California strawberries deserve some credit

05/25/2012 08:49:00 AM
Chuck Robinson

Chuck Robinson, Assistant Copy Chief"Glass half full” has become a catchphrase of sorts in our household.

It’s sometimes followed by, “Could be worse. Has been worse.”

It is a sardonic version of “Count your blessings.” I don’t think we appreciate what we have often enough.

I wish some reporters on National Public Radio would heed that advice.

I listened to two segments on strawberries on mid-May.

One was titled “The Secret Life Of California’s World-Class Strawberries.”

That segment was fairly evenhanded. They said California produces 80% of the strawberries marketed in the U.S., and the accomplishment was a “miracle of agricultural technology.”

Were they being sarcastic?

No, it’s just a fact. Pat the industry on the back for its “success in producing more strawberries, for a lower cost, than anywhere else in the world.”

It is a marvel.

The article wove around to discussing methyl bromide, and the industry could have been in for it. What’s it say about me that I expected someone about to land a haymarker and was relieved when it was only a nudge?

Just to answer two of the commenters on the online version of the story: Yes, the berries are tasty after being shipped 3,000 miles, and, lady, your garden-grown alpine strawberries are so tiny it would take an hour of picking to fill a cup.

We’ve got ‘em, we grow them, and we love snacking on them in the garden, but for strawberry shortcake for the family I am serving Driscoll’s, Well-Pict or Naturipe.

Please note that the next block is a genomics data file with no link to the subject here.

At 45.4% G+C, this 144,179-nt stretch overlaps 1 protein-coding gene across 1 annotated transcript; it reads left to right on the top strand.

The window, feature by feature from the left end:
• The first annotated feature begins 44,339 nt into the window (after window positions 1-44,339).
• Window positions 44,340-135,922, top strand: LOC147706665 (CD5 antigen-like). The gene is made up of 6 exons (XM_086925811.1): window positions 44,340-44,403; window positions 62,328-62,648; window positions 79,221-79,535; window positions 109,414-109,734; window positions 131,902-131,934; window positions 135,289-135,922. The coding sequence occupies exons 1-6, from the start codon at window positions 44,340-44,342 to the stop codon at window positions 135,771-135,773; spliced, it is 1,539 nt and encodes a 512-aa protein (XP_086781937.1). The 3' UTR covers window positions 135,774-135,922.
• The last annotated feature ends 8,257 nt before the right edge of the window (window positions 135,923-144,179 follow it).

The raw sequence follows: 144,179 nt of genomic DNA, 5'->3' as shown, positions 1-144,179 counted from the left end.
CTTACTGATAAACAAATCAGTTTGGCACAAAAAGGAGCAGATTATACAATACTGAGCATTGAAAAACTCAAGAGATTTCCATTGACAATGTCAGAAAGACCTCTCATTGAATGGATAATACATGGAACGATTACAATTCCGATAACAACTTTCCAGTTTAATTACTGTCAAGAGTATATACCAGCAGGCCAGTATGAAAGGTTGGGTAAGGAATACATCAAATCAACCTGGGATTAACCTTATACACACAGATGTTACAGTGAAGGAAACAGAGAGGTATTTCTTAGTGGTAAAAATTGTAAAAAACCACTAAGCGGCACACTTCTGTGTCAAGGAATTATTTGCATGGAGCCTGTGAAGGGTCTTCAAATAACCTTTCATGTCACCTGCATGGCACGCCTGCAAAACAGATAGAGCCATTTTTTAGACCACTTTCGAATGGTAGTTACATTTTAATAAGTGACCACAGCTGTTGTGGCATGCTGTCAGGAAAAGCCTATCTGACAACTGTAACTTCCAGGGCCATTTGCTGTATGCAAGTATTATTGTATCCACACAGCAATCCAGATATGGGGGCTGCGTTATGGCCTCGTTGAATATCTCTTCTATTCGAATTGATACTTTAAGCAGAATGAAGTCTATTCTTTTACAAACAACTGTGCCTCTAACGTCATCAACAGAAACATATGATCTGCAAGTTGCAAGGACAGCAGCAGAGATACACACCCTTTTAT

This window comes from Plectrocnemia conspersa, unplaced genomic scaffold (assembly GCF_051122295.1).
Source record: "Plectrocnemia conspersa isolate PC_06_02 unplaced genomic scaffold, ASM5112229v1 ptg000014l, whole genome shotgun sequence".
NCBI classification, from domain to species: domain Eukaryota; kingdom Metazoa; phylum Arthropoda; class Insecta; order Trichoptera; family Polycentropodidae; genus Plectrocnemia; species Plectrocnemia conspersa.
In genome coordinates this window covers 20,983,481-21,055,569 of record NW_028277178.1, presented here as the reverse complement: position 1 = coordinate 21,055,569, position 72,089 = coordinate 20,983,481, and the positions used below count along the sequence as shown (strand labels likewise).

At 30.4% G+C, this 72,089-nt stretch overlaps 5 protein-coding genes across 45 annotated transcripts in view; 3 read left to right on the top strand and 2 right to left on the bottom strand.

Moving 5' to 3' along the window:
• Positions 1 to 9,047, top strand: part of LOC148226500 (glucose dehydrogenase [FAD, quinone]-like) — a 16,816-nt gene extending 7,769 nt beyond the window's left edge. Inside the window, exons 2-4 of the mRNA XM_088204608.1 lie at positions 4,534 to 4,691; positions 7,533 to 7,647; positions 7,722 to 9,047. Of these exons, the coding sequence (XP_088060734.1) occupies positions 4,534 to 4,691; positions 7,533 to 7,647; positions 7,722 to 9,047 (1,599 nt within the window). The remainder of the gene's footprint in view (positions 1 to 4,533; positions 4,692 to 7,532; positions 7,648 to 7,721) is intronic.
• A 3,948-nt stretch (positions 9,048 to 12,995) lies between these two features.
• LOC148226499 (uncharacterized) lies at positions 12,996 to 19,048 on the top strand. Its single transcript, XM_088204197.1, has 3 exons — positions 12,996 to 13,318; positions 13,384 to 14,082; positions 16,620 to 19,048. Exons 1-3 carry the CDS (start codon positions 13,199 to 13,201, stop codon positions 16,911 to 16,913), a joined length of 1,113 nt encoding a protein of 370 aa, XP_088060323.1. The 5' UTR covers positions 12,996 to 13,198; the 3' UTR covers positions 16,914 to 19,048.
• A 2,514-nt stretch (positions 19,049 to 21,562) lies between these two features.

Bigger not better?

A side article followed the first, and it was a sharper attack on our strawberry-growing bretheren.

“I bet you know this feeling: You bring home a box of perfect, plump, ruby-red strawberries from the supermarket, then you bite into one and you taste absolutely nothing. Close your eyes and you might not even know it’s a strawberry at all,” said host Melissa Block.

No, I don’t know that feeling, Miss Block.

She was talking to Marvin Pritts, berry crop specialist and horticulture professor at Cornell University.

He went along with her thesis.

“We’ve seen that size has increased. We’ve seen that yield has increased. We’ve seen that firmness has increased. But we’ve seen that sugar content and flavor has somewhat decreased,” Pritts said.


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Kelli ferris    
North Carolina  |  April, 07, 2013 at 04:31 PM

I have purchased California berries, locally grown north Carolina conventional and organic, farmers market and You Pick berries. I have purchased modern variety plants at the nursery and grown them myself. For the most part, all berries have all been uniformly attractive but are all lacking in flavor. I get the shipping challenge and the need for good shelf life, but can't the growers catering to local consumers meet the challenge? My grandmother grew June bearing, intensely flavored, medium size berries in WA state in matted rows next to raspberries with no rot or mildew. Everybody used to have similar berries in their home gardens and now they are nearly impossible to find. The only glimmer of commercial hope was the Brown Sugar branded berry available for a few seasons at Harris Teeter stores. Surely there's a plant geneticist out there somewhere who can fix this. I'll gladly pay more if you promise that it will smell and taste like a strawberry. And when they figure that out, they can start righting the wrongs in the commercial blueberry world with an infusion of huckleberry genetics.

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